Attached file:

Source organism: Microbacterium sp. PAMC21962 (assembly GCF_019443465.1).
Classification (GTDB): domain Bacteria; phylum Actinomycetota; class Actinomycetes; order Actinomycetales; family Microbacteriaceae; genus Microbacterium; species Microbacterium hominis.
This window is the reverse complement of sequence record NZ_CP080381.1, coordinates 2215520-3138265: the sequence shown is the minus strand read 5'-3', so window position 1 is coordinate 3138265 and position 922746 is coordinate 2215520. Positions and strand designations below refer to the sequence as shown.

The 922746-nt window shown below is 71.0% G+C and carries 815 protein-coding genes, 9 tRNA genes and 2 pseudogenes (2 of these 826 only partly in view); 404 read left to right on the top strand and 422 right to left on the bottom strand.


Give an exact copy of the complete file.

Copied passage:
Source organism: Microbacterium sp. PAMC21962 (assembly GCF_019443465.1).
Classification (GTDB): domain Bacteria; phylum Actinomycetota; class Actinomycetes; order Actinomycetales; family Microbacteriaceae; genus Microbacterium; species Microbacterium hominis.
This window is the reverse complement of sequence record NZ_CP080381.1, coordinates 2215520-3138265: the sequence shown is the minus strand read 5'-3', so window position 1 is coordinate 3138265 and position 922746 is coordinate 2215520. Positions and strand designations below refer to the sequence as shown.

The 922746-nt window shown below is 71.0% G+C and carries 815 protein-coding genes, 9 tRNA genes and 2 pseudogenes (2 of these 826 only partly in view); 404 read left to right on the top strand and 422 right to left on the bottom strand.